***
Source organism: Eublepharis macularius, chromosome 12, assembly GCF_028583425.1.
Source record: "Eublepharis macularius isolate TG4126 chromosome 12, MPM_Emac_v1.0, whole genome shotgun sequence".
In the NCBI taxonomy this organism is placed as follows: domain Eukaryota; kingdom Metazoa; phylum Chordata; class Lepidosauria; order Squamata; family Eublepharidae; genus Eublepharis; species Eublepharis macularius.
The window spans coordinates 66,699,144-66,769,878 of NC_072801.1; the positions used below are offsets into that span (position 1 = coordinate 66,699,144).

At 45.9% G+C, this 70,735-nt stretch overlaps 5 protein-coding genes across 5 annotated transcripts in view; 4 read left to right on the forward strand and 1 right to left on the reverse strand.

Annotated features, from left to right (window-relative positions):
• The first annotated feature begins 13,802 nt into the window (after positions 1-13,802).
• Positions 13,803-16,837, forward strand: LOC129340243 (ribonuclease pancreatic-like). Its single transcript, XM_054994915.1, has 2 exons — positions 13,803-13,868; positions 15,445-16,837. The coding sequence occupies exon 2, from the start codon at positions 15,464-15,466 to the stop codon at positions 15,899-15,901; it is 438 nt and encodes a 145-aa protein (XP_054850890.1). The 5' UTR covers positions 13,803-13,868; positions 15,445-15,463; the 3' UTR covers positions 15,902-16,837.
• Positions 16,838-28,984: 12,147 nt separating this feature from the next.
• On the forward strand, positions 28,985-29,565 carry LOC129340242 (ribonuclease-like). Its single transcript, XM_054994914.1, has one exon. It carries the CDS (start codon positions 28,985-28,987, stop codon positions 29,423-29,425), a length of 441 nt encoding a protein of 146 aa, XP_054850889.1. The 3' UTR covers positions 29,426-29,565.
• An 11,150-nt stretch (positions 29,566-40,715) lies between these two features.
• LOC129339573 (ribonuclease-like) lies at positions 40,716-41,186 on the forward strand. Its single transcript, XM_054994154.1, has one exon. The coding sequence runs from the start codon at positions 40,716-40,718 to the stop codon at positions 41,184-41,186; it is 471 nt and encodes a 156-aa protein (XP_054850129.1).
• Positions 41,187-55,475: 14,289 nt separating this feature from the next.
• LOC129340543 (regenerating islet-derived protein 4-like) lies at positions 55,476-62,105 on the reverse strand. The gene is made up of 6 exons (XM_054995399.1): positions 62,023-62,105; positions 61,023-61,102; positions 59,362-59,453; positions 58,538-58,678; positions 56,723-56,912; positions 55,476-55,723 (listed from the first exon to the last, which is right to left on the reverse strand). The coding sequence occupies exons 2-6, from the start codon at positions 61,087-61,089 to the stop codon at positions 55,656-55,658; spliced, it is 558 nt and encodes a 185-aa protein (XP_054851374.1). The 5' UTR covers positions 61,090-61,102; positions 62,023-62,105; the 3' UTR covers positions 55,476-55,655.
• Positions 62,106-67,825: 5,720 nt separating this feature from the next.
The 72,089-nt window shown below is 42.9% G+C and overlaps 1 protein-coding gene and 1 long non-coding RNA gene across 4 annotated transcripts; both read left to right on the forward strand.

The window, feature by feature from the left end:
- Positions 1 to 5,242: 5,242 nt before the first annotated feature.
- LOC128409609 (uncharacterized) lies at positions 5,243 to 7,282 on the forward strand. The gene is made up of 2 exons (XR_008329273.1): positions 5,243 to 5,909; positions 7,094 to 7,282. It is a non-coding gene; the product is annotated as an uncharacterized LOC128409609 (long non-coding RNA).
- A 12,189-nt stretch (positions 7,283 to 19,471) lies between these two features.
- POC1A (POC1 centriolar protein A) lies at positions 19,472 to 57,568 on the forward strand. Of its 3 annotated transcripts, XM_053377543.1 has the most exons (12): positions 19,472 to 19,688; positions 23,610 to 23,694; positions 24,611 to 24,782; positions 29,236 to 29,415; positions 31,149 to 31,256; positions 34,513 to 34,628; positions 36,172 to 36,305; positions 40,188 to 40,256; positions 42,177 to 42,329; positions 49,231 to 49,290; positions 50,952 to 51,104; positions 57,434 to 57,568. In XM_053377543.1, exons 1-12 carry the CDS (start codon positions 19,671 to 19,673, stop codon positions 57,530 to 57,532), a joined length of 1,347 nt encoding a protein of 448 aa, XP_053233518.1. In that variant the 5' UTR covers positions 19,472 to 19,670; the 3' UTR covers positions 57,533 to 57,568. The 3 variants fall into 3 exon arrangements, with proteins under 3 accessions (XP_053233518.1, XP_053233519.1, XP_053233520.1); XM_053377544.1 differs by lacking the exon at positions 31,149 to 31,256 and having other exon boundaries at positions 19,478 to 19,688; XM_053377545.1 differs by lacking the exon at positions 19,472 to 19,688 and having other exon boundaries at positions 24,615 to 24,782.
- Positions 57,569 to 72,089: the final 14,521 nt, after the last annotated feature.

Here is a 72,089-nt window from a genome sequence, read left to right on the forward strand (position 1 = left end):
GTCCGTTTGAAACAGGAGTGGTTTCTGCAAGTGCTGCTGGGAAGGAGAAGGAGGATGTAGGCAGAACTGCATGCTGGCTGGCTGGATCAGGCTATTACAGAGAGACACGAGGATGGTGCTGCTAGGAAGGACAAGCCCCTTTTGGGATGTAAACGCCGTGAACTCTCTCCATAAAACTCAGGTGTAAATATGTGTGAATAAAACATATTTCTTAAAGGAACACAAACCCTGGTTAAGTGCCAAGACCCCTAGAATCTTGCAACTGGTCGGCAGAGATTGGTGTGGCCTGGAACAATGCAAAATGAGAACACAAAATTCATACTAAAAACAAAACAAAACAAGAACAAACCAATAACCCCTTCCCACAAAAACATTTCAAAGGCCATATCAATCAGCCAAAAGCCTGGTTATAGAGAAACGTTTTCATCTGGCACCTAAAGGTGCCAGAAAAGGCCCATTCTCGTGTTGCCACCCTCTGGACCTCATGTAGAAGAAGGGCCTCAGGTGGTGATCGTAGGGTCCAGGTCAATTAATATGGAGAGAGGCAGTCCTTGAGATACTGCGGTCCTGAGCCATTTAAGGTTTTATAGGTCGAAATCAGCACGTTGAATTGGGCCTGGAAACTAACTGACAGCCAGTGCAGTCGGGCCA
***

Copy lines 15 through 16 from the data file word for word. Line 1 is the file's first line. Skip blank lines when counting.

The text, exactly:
• Positions 62,106-67,825: 5,720 nt separating this feature from the next.
The 72,089-nt window shown below is 42.9% G+C and overlaps 1 protein-coding gene and 1 long non-coding RNA gene across 4 annotated transcripts; both read left to right on the forward strand.